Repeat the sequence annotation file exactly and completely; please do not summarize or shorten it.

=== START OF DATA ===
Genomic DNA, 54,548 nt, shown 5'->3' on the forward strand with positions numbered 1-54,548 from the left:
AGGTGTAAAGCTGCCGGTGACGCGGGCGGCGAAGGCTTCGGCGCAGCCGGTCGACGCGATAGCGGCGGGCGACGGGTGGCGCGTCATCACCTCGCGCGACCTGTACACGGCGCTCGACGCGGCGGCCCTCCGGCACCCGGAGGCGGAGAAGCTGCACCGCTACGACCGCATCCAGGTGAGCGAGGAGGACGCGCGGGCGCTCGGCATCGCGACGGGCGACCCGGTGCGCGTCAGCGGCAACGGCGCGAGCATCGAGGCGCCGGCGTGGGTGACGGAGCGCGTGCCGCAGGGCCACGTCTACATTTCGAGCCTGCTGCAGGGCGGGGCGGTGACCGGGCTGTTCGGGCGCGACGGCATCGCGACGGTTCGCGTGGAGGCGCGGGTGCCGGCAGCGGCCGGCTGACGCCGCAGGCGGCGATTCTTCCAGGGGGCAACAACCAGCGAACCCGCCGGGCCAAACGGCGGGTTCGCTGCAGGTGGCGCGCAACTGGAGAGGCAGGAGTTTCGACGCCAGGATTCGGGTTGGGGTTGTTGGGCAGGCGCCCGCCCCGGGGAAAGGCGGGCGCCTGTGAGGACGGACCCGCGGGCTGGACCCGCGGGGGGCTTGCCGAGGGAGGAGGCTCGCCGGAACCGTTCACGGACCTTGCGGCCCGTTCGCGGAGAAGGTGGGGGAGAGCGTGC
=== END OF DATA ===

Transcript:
Genomic DNA, 54,548 nt, shown 5'->3' on the forward strand with positions numbered 1-54,548 from the left:
AGGTGTAAAGCTGCCGGTGACGCGGGCGGCGAAGGCTTCGGCGCAGCCGGTCGACGCGATAGCGGCGGGCGACGGGTGGCGCGTCATCACCTCGCGCGACCTGTACACGGCGCTCGACGCGGCGGCCCTCCGGCACCCGGAGGCGGAGAAGCTGCACCGCTACGACCGCATCCAGGTGAGCGAGGAGGACGCGCGGGCGCTCGGCATCGCGACGGGCGACCCGGTGCGCGTCAGCGGCAACGGCGCGAGCATCGAGGCGCCGGCGTGGGTGACGGAGCGCGTGCCGCAGGGCCACGTCTACATTTCGAGCCTGCTGCAGGGCGGGGCGGTGACCGGGCTGTTCGGGCGCGACGGCATCGCGACGGTTCGCGTGGAGGCGCGGGTGCCGGCAGCGGCCGGCTGACGCCGCAGGCGGCGATTCTTCCAGGGGGCAACAACCAGCGAACCCGCCGGGCCAAACGGCGGGTTCGCTGCAGGTGGCGCGCAACTGGAGAGGCAGGAGTTTCGACGCCAGGATTCGGGTTGGGGTTGTTGGGCAGGCGCCCGCCCCGGGGAAAGGCGGGCGCCTGTGAGGACGGACCCGCGGGCTGGACCCGCGGGGGGCTTGCCGAGGGAGGAGGCTCGCCGGAACCGTTCACGGACCTTGCGGCCCGTTCGCGGAGAAGGTGGGGGAGAGCGTGC